Sign company partners for 34 years call it a day

April 27, 1994|By Andrea F. Siegel | Andrea F. Siegel,Sun Staff Writer

The remains of old signs are everywhere, advertising model homes, future home sites, sales inducements. They warn readers to beware of something, thank them for not smoking, point them in the right direction.

Chesapeake Sign Co., which did mostly real estate promotional work, survived the ups and downs of the housing market with Ryland Homes as its mainstay since 1971. But it could not survive one partner's decision to retire.

"I've been doing this for 47 years," said Warren Adams, 72. "I have a 30-foot motor home in the driveway just waiting to head west."

But his soon-to-be former partner, Howard Lohorn, 65, isn't ready to retire, and the two couldn't agree on how Mr. Lohorn would buy out Mr. Adams. So they are breaking up the business.

"It's a very difficult and painful thing to shut down a business," Mr. Lohorn said.

They hope to clear out by the end of the week from the Roesler Road building they have been renting for most of the 34 years they have been in business together.

Already, they've sold their computers and printing equipment. Trucks and advertising memorabilia remain. The men are offering their frames, display stands and other small items to schools and nonprofit community groups, and a few have taken the business up on the offer.

But the Lohorns were not about to let what has become nearly a half-million-dollar-a-year business vanish like last Sunday's real estate signs.

They opened the Glen Burnie SignWorks around the corner with Kenneth Lohorn, 39, as president and his father, who trained him, as a part-time sales consultant.

The new firm probably will stick to the lettered signs and poster board maps Chesapeake had made its niche. Kenneth Lohorn said he wants to enlarge the client base through the many contacts he made during the 15 years he had a construction company, a business he gave up last year.

Ryland is sticking with the Lohorns, said Michael Conley, manager of sales and marketing for Howard and Carroll counties and nearby areas. The company has come to depend on Howard Lohorn, who helped develop standard signs. Most of Ryland's familiar green and white signs in the Baltimore area were Chesapeake's work.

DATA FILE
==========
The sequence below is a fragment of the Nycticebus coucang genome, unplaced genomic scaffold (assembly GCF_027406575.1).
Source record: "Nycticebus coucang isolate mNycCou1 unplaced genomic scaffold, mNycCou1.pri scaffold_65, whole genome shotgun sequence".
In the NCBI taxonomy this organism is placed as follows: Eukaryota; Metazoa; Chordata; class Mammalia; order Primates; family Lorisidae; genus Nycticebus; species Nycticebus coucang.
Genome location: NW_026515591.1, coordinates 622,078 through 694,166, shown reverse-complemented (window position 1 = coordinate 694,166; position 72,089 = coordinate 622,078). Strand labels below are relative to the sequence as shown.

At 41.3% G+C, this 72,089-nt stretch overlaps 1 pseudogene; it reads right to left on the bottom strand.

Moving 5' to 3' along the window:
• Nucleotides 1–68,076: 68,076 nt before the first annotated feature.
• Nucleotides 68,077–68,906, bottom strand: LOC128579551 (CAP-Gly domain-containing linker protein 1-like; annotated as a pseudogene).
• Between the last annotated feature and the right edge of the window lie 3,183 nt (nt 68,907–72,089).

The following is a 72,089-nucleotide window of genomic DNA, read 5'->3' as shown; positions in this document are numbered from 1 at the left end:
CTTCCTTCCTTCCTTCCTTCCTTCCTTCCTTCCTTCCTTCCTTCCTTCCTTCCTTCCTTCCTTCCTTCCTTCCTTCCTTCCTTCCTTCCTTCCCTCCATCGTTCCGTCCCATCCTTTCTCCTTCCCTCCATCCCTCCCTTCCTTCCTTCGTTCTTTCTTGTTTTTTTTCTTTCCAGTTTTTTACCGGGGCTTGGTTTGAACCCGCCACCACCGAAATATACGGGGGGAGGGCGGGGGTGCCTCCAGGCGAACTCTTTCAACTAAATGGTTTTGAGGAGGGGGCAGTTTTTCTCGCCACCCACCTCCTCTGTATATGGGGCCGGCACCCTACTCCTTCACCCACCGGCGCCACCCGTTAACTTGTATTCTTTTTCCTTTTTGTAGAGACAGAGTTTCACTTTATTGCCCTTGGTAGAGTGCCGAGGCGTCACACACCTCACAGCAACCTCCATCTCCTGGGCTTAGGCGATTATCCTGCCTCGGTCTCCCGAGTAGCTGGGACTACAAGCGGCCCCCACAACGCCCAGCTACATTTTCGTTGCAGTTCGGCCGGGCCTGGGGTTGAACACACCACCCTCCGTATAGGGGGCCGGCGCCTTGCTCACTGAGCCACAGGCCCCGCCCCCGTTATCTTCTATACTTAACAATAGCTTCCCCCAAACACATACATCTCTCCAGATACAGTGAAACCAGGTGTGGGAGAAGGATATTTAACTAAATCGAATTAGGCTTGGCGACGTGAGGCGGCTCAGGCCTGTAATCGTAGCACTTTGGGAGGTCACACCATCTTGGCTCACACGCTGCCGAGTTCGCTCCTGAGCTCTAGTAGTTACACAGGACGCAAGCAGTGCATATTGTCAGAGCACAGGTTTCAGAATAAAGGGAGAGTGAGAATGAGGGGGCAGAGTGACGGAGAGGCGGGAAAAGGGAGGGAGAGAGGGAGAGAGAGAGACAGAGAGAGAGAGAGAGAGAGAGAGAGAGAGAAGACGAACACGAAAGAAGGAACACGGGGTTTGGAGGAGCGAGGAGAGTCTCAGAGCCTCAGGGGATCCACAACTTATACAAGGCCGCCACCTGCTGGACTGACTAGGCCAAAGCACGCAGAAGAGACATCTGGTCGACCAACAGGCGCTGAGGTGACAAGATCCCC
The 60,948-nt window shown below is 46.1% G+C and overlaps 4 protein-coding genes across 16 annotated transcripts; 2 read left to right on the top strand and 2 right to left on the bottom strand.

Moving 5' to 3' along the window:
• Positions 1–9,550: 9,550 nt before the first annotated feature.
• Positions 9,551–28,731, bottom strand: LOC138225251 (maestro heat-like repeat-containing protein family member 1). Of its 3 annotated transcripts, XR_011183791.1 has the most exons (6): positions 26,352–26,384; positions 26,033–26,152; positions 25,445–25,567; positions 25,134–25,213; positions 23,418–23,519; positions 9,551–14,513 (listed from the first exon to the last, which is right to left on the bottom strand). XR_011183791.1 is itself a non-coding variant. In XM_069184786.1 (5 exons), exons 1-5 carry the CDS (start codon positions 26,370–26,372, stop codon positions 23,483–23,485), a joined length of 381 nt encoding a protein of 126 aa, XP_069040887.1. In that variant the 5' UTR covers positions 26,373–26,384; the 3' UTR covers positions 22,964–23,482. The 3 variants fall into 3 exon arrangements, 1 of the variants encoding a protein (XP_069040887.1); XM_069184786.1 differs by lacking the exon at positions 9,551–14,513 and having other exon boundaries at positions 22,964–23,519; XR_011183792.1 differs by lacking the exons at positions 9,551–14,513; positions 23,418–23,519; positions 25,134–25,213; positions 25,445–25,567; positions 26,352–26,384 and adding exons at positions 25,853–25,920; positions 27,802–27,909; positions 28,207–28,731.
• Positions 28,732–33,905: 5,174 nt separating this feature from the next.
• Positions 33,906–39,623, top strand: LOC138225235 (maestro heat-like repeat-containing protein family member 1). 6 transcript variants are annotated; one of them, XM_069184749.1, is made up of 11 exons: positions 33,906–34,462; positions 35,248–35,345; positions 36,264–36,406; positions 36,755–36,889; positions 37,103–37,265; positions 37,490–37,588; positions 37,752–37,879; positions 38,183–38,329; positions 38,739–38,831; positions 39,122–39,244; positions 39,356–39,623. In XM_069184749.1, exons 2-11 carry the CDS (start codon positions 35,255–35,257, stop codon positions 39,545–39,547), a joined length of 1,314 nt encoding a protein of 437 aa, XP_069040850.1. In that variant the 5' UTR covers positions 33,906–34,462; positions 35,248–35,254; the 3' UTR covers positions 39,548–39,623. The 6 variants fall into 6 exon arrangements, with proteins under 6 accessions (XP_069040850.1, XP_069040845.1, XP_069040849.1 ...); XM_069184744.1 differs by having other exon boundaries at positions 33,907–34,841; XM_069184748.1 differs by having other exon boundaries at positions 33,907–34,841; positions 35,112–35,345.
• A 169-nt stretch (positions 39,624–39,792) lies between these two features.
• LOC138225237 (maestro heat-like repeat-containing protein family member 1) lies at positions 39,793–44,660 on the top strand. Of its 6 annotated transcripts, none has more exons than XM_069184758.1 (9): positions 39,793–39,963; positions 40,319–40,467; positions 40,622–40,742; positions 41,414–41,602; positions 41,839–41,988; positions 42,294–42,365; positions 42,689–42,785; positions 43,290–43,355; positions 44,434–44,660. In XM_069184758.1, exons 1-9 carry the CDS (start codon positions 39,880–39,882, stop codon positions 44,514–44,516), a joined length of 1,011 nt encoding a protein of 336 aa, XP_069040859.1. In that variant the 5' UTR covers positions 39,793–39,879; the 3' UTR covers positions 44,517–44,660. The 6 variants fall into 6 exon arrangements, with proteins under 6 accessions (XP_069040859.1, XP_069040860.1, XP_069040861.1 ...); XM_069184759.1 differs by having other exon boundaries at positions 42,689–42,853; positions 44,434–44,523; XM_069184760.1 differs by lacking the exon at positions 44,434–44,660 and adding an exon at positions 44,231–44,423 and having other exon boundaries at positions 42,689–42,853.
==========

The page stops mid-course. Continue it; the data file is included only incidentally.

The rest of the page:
Mr. Adams and Mr. Lohorn met in the late 1940s in the Little Tavern in Highlandtown, back in the days when all signs were hand-lettered and screened.

Mr. Adams, who had quit the Maryland Institute College of Art because he and his wife were expecting a child, used to make a daily stop at Little Tavern for coffee on his way to work at a sign company.

And every day, Mr. Lohorn, who had been painting signs since he was a child in Tennessee, would take a break from the grill and chat with him.

By 1951, Mr. Lohorn had a promising career as a Little Tavern manager. He gave that up to start the Lohorn Sign Co., his own business in Glen Burnie.

He worked in a garage in the 500 block of North Crain Highway behind the Clauss food market. In 1954, Mr. Adams started working for him nights and weekends. And six years later, the employee became a partner and business became the Chesapeake Sign Co.

But, Mr. Lohorn said, over the years he tired of doing so much traveling, and is looking forward to a semi-retirement without that. Mr. Adams, who has been threatening to retire for the last few years, says he will confine his painting to landscapes and the like that he can hang on his wall.

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